In early August I spent a week in south Florida. No, I’m not crazy. I had some indoor painting to do there, and own a perfectly functioning air conditioner. It makes one wonder what people did in the South before AC. And more importantly, how do the birds handle this heat? Instead of watching the paint dry I ventured outside to do a little summertime birding and to solve this mystery.
The August humidity in Florida is oppressive; just get used to being damp while doing anything outside, including birding. We sweat in an attempt to cool our bodies through evaporation. Remember your high school thermodynamics; water going from liquid to gaseous phases requires energy and draws heat away from your skin. But birds don’t sweat; they do not have sweat glands. Despite this they still like to stay wet in the hot weather to take advantage of evaporative cooling.
Birds have also developed other behavioral and physiologic mechanisms to deal with extreme heat. They have a much higher metabolic rate than humans and a higher baseline temperature, as high as 108F degrees for some birds. Ninety degree days, therefore are not as critical for a bird as for us humans, however extreme temperatures can be a problem. Their behavioral adjustments to the heat strike me as just common sense, like things your mother would tell you. “Stay out of the hot mid-day sun, feed and play in the early morning or evening, bathe often, and drink a lot of water.”
I understand that soaring birds soar even higher on hot days, seeking cooler air. If all else fails, the birds can always consider an earlier fall migration or relocation to habitats at higher elevation. Indeed the ranges of many birds are expanding northward as the climate warms.
Avian physiologic adjustments to heat are interesting. Birds can increase their respiratory rate and breathe with an open bill, just like a panting dog. Think of the bird’s lungs as a heat exchanger, with heat passing from the hot blood to the relatively cooler air. Some birds take this thermoregulation to a higher level, by including a rapid vibration of the moist throat to enhance evaporation. This is called “gular fluttering” and can be seen with cormorants, night hawks, and doves.
Feathers, such vital insulating structures for cooler weather, work against the bird in the hot summer. Luckily birds also have some vascular featherless body parts, (legs, feet, bills, eye rings) that can also function as cooling heat exchangers. The huge bills of the tropical Toucans are very vascular and a good example of this cooling technique. When the temperature finally falls the blood flow to these parts decreases to maintain warmth.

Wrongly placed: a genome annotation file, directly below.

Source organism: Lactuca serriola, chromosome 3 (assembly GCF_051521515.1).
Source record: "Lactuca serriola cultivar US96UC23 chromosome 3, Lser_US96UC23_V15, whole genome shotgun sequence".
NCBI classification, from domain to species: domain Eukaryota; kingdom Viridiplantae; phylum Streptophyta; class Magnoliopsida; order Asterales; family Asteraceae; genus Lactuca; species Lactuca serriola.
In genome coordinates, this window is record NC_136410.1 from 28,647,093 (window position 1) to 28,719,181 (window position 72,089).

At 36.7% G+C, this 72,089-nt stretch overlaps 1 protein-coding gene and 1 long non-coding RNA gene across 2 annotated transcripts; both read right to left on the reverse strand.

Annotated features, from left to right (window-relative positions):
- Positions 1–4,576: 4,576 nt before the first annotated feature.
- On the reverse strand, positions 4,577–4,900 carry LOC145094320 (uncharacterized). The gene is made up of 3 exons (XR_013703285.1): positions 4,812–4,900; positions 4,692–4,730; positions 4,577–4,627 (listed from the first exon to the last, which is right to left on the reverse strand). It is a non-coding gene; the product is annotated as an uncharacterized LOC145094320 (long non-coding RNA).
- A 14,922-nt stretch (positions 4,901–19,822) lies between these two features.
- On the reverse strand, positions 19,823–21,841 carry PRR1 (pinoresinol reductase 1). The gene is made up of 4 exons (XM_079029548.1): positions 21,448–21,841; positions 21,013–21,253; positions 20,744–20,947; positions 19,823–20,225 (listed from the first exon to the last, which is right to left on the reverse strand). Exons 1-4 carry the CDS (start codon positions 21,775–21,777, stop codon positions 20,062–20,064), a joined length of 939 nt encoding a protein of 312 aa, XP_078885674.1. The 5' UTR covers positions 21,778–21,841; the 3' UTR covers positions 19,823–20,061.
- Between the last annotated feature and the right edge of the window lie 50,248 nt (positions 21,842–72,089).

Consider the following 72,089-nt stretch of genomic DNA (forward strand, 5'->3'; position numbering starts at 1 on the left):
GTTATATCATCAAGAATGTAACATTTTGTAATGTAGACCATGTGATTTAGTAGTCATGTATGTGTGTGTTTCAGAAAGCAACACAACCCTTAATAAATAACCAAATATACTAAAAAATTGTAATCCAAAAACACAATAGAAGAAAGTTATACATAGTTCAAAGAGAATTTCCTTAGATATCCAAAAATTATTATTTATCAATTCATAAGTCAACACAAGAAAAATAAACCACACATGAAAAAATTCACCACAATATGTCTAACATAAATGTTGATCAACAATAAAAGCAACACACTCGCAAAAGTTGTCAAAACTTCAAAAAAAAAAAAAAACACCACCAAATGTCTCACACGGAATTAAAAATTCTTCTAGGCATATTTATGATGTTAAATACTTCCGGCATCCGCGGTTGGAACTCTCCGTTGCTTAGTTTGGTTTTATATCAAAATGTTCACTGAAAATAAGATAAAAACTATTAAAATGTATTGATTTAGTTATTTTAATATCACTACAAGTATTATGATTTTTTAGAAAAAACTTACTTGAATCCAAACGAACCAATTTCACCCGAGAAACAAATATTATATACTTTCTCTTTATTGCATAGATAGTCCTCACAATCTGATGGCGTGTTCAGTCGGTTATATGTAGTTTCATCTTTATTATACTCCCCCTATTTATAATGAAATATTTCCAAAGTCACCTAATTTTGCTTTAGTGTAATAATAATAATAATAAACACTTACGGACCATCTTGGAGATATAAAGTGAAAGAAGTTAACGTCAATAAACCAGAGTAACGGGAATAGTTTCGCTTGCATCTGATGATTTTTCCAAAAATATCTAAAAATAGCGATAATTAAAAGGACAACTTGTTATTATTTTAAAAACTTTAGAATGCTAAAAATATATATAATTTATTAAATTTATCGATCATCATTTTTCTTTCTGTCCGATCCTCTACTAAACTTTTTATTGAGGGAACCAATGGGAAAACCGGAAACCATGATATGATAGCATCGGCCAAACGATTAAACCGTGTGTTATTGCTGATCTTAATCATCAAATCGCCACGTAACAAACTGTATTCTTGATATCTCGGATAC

Vultures, as you might expect, lead the way with the most disgusting cooling method. Urohydrosis is the sophisticated term for these birds urinating on their feet and legs to foster evaporative cooling. The drying white urate salts also better reflect the sun’s rays than the darker clean legs and feet. I’m told that multi-colored birds perch with their lighter and more reflective plumage toward the sun in hot weather, but have not observed this pattern myself.
Some of these cooling methods were evident while birding the Pelican Bay berm along the mangroves and further inland at the Corkscrew Swamp Sanctuary. The birds were hiding from me and the heat, especially the passerines where only a few were active in the deep shade of the cypress forest. There certainly was no shortage of water as the ditches and ponds were all full from the daily monsoons. The Florida waders were out in force, but I only saw one shorebird; a Willet frolicking alone in the Gulf surf.
Anhinga, a juvenile night heron, and a vulture were all seen holding their wings out, away from their bodies. This is for drying and evaporative cooling, but also to keep the insulating wing feathers away from the body.
Don’t forget the birder who must also adapt to the heat. Sunscreen, hats, water bottles, etc. are obvious, but I wasn’t prepared for the severe Florida humidity. The air temperature was similar to that of the Chesapeake region this time of year, but the humidity was brutal.
Dripping sweat clouding glasses and lenses was a constant battle, but on the plus side, there were no throngs crowding the birding hotspots. I made the 3 mile loop on the Corkscrew boardwalk and saw only two other birders. There were many more guides than patrons. The Pelican Bay berm and beach were almost empty with no joggers or bikers to dodge. If you prefer to bird alone, Florida in August beckons.
August is our yearly lull on the birding calendar for more reasons than just the heat. The excitement of breeding, nesting, and feeding hatchlings is subsiding. Birds are lying low, molting, and building up reserves for a possible long fall migration. For the full time residents of Florida, both avian and human, its just a time to relax, try to stay cool, and wait for the inevitable surge from the north, soon to begin.